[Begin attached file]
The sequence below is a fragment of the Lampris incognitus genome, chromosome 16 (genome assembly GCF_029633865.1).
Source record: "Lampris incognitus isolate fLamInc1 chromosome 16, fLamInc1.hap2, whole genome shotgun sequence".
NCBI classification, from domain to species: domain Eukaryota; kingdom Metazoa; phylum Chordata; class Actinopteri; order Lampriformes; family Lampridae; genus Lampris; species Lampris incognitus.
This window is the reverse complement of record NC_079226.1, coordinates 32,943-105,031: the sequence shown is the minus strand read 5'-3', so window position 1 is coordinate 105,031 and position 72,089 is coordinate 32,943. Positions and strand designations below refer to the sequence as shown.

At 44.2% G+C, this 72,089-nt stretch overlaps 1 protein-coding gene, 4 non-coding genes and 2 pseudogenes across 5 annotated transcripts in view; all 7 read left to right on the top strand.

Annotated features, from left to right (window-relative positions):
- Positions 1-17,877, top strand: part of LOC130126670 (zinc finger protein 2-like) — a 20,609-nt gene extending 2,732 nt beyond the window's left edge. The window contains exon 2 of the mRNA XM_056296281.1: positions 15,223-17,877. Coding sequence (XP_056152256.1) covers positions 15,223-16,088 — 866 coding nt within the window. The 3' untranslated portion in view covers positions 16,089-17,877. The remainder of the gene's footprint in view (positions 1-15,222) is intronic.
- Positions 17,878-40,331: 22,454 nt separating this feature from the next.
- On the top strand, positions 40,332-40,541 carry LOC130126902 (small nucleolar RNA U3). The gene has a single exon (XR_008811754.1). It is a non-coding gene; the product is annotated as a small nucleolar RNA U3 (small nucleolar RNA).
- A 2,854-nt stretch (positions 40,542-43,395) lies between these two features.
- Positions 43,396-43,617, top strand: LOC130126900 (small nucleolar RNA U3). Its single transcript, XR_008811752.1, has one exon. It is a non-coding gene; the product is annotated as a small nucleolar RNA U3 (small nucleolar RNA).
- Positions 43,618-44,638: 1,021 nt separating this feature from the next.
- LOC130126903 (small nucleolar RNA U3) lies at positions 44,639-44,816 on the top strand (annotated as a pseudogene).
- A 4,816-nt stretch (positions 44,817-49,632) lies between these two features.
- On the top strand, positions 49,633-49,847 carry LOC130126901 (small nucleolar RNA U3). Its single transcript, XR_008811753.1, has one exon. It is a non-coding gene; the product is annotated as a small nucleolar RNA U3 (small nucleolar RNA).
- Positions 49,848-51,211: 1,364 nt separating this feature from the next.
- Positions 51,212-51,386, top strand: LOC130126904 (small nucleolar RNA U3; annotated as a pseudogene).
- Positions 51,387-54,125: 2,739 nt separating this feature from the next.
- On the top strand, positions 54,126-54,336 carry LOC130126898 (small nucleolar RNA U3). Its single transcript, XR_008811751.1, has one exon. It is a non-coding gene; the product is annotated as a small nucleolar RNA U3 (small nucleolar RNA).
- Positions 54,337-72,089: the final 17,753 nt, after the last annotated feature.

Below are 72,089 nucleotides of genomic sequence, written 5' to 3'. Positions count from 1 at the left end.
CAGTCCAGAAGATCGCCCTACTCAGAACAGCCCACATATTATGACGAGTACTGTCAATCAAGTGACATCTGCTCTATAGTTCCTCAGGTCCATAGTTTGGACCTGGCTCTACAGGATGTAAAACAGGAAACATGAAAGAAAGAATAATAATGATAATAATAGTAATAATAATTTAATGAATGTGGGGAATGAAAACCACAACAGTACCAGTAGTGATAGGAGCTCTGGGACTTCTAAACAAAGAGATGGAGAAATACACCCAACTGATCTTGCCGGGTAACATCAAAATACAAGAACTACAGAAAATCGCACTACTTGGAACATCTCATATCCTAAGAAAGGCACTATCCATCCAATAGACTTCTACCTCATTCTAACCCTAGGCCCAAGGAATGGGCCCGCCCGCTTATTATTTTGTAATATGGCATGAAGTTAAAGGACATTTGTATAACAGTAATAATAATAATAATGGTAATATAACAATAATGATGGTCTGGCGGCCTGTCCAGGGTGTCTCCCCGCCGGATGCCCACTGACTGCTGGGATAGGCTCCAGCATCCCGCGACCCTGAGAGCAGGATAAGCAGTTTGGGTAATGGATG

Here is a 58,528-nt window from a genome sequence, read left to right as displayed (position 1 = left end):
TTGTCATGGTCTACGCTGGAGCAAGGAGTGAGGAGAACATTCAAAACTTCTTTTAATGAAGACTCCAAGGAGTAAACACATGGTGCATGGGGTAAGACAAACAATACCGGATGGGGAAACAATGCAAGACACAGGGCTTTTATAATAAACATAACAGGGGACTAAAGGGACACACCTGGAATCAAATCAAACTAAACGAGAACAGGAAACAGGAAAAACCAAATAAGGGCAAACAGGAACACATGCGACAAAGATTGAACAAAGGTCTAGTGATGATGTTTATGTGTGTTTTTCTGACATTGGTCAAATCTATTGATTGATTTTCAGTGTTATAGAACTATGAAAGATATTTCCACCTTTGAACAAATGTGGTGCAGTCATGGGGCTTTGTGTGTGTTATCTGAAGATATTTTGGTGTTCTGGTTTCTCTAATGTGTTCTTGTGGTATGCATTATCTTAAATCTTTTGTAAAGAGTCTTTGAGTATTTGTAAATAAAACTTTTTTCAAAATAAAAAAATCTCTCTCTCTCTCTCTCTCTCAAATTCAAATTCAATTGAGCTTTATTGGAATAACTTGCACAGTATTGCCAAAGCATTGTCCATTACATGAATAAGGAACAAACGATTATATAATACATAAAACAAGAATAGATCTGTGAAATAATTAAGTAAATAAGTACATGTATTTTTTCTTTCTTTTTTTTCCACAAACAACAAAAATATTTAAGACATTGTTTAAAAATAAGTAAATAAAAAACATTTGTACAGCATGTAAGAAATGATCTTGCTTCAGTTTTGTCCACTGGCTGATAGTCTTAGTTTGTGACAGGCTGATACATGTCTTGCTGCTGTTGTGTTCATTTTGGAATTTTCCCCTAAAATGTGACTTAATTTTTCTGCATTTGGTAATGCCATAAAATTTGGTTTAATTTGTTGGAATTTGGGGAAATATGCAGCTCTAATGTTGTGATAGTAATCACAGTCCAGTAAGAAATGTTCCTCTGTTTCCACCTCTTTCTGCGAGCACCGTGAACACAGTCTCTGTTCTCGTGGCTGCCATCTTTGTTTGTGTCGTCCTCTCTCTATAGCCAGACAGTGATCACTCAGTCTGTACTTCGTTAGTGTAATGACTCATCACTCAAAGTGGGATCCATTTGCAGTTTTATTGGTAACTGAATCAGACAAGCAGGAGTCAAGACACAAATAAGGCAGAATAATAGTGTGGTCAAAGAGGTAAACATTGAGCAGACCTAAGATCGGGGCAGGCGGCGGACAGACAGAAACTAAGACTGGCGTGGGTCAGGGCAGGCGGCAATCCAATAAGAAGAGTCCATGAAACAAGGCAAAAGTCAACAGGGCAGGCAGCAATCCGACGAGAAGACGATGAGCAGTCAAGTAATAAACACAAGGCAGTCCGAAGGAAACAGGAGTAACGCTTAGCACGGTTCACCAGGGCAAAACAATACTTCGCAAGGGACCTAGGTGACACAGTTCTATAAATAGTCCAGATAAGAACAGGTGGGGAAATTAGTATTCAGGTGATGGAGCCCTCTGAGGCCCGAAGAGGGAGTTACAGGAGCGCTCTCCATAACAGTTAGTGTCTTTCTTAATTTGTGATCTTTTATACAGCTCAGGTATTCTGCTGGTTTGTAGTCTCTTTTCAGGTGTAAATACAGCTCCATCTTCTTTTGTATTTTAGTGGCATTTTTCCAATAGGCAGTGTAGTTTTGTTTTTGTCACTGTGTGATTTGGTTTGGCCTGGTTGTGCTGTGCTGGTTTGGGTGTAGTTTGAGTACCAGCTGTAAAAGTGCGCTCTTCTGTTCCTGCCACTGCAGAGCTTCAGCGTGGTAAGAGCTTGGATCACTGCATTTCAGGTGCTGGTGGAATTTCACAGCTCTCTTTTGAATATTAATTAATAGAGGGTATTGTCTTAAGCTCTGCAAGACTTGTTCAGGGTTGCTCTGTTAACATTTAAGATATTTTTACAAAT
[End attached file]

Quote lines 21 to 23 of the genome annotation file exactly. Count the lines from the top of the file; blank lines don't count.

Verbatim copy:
Below are 72,089 nucleotides of genomic sequence, written 5' to 3'. Positions count from 1 at the left end.
CAGTCCAGAAGATCGCCCTACTCAGAACAGCCCACATATTATGACGAGTACTGTCAATCAAGTGACATCTGCTCTATAGTTCCTCAGGTCCATAGTTTGGACCTGGCTCTACAGGATGTAAAACAGGAAACATGAAAGAAAGAATAATAATGATAATAATAGTAATAATAATTTAATGAATGTGGGGAATGAAAACCACAACAGTACCAGTAGTGATAGGAGCTCTGGGACTTCTAAACAAAGAGATGGAGAAATACACCCAACTGATCTTGCCGGGTAACATCAAAATACAAGAACTACAGAAAATCGCACTACTTGGAACATCTCATATCCTAAGAAAGGCACTATCCATCCAATAGACTTCTACCTCATTCTAACCCTAGGCCCAAGGAATGGGCCCGCCCGCTTATTATTTTGTAATATGGCATGAAGTTAAAGGACATTTGTATAACAGTAATAATAATAATAATGGTAATATAACAATAATGATGGTCTGGCGGCCTGTCCAGGGTGTCTCCCCGCCGGATGCCCACTGACTGCTGGGATAGGCTCCAGCATCCCGCGACCCTGAGAGCAGGATAAGCAGTTTGGGTAATGGATG

Here is a 58,528-nt window from a genome sequence, read left to right as displayed (position 1 = left end):